There are also a few other tedious tasks that we want the managers to leverage. For example, if we look at the delete method of an IFile it can take an IProgressMonitor which can be used for giving feedback to the user on progress when doing an operation that might take a while. However, in order to do this in a good way, we need to be running a job. Another problem is that when doing GUI stuff such as opening an editor, this must be done by the GUI thread, but if an exception is thrown in that thread, we still want feedback about what went wrong on the JavaScript console, if that happens to be the way we were calling the manager method.

What follows is a collection of instructions on how to do things like easily running a manager method as a job and converting between String and IFile and a bunch of other stuff.

Start by writing the manager interface

In order to be usable with Spring for AOP later on, our Bioclipse manager is going to be written to work according to an interface. Bioclipse uses annotations and method signature conventions for doing automagic things with managers. Let's start out by looking at some example code:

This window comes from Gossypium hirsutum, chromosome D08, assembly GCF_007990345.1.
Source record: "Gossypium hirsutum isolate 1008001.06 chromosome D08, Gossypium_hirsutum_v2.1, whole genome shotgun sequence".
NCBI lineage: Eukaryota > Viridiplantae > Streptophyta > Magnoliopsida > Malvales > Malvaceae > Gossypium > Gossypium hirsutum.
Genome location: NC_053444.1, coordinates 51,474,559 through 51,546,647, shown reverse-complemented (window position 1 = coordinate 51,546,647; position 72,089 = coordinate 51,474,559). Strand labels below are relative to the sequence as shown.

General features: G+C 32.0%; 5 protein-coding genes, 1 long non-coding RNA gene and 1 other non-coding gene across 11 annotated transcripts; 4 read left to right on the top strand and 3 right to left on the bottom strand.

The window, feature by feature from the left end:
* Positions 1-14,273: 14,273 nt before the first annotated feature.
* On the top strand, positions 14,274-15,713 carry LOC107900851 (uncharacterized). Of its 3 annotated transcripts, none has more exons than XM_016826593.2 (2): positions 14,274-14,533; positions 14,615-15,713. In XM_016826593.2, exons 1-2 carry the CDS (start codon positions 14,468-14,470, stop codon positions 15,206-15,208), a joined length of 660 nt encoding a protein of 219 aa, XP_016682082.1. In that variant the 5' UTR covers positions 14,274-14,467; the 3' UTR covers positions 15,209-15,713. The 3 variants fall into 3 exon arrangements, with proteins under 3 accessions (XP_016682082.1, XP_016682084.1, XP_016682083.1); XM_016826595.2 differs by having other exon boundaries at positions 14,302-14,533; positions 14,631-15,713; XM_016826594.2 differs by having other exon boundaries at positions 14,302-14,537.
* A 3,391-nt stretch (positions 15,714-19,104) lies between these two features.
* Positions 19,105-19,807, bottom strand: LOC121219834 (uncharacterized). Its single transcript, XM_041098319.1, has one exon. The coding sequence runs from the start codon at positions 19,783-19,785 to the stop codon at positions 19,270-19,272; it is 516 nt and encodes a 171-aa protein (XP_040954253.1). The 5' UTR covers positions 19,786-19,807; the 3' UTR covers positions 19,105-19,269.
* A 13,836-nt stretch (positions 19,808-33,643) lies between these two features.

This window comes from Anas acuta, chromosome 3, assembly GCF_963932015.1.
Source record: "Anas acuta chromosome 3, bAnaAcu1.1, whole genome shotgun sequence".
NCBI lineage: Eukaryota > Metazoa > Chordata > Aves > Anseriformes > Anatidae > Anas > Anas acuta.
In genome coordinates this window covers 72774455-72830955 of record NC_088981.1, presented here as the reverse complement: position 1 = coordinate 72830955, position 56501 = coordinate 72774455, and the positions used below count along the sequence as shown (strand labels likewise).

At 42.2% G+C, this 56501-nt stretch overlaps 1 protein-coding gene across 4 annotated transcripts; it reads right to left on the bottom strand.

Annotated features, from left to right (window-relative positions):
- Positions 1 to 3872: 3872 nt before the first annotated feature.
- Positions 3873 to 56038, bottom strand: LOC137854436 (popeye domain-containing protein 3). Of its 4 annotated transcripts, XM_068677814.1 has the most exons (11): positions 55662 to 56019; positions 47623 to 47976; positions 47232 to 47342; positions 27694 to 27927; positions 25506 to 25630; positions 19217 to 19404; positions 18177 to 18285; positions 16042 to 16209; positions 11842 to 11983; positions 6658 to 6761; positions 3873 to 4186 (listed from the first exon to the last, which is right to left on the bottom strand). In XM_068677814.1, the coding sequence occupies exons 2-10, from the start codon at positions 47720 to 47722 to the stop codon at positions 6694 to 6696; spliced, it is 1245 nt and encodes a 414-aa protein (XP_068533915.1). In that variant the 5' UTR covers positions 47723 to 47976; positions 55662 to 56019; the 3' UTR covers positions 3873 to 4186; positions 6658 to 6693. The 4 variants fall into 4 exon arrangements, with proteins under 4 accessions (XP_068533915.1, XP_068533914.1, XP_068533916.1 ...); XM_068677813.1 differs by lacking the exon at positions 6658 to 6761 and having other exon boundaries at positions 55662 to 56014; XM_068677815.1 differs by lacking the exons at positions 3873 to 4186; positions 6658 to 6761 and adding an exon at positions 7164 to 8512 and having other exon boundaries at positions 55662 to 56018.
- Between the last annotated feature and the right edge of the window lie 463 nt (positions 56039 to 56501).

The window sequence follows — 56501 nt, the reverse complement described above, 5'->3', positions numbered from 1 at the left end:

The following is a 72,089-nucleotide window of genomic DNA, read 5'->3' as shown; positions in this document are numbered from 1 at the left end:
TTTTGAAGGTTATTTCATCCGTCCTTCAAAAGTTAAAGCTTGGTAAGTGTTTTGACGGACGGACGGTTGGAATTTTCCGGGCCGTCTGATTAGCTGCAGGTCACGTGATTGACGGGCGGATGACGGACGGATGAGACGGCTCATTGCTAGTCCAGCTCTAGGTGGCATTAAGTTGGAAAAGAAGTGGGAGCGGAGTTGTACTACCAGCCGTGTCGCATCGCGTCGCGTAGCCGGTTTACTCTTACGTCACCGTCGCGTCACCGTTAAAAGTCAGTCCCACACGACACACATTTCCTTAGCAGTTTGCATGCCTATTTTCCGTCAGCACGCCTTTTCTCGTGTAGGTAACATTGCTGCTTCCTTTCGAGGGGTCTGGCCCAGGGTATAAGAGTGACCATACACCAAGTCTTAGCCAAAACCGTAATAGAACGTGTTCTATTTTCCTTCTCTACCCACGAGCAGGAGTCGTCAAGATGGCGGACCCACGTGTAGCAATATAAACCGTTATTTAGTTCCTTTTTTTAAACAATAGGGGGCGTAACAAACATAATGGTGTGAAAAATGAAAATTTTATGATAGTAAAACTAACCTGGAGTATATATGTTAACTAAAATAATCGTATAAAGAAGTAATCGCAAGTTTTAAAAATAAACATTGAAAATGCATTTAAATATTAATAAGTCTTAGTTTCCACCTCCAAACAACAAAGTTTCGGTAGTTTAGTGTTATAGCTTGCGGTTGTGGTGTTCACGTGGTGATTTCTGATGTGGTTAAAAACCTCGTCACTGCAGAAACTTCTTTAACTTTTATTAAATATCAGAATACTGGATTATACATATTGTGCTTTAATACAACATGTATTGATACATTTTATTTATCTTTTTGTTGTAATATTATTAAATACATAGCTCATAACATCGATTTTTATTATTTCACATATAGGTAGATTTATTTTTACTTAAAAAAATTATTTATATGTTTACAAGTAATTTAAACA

@PublishedClass(value = "Controls access to Bioclipse UI.")
 @TestClasses(
   "net.bioclipse.ui.business.tests.UIManagerTest," +
   "net.bioclipse.ui.business.tests.UIManagerPluginTest"
 )
 public interface IUIManager extends IBioclipseManager {
 
   @Recorded
   @PublishedMethod(params="String filePath",
                    methodSummary="Opens a file in an editor.")